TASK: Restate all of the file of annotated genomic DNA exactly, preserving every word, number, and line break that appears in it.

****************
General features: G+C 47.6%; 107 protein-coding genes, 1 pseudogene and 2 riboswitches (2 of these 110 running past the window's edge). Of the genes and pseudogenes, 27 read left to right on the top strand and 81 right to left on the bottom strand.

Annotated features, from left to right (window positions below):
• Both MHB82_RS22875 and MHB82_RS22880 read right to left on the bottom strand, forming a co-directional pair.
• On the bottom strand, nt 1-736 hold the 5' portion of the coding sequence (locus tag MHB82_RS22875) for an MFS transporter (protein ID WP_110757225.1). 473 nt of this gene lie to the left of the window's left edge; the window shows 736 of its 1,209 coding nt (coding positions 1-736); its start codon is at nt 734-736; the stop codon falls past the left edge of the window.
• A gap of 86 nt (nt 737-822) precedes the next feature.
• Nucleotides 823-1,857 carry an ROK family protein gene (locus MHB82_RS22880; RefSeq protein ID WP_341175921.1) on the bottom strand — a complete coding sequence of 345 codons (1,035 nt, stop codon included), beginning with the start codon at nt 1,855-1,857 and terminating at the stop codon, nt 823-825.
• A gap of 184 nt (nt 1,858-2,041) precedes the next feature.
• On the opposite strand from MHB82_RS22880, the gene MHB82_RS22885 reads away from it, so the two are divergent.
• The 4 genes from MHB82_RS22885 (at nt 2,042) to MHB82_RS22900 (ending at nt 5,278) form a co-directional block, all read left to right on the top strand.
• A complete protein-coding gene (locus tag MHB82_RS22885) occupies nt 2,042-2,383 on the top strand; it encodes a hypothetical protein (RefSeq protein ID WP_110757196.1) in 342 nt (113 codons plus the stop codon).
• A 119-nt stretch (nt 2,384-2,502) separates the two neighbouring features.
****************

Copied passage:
General features: G+C 47.6%; 107 protein-coding genes, 1 pseudogene and 2 riboswitches (2 of these 110 running past the window's edge). Of the genes and pseudogenes, 27 read left to right on the top strand and 81 right to left on the bottom strand.

Annotated features, from left to right (window positions below):
• Both MHB82_RS22875 and MHB82_RS22880 read right to left on the bottom strand, forming a co-directional pair.
• On the bottom strand, nt 1-736 hold the 5' portion of the coding sequence (locus tag MHB82_RS22875) for an MFS transporter (protein ID WP_110757225.1). 473 nt of this gene lie to the left of the window's left edge; the window shows 736 of its 1,209 coding nt (coding positions 1-736); its start codon is at nt 734-736; the stop codon falls past the left edge of the window.
• A gap of 86 nt (nt 737-822) precedes the next feature.
• Nucleotides 823-1,857 carry an ROK family protein gene (locus MHB82_RS22880; RefSeq protein ID WP_341175921.1) on the bottom strand — a complete coding sequence of 345 codons (1,035 nt, stop codon included), beginning with the start codon at nt 1,855-1,857 and terminating at the stop codon, nt 823-825.
• A gap of 184 nt (nt 1,858-2,041) precedes the next feature.
• On the opposite strand from MHB82_RS22880, the gene MHB82_RS22885 reads away from it, so the two are divergent.
• The 4 genes from MHB82_RS22885 (at nt 2,042) to MHB82_RS22900 (ending at nt 5,278) form a co-directional block, all read left to right on the top strand.
• A complete protein-coding gene (locus tag MHB82_RS22885) occupies nt 2,042-2,383 on the top strand; it encodes a hypothetical protein (RefSeq protein ID WP_110757196.1) in 342 nt (113 codons plus the stop codon).
• A 119-nt stretch (nt 2,384-2,502) separates the two neighbouring features.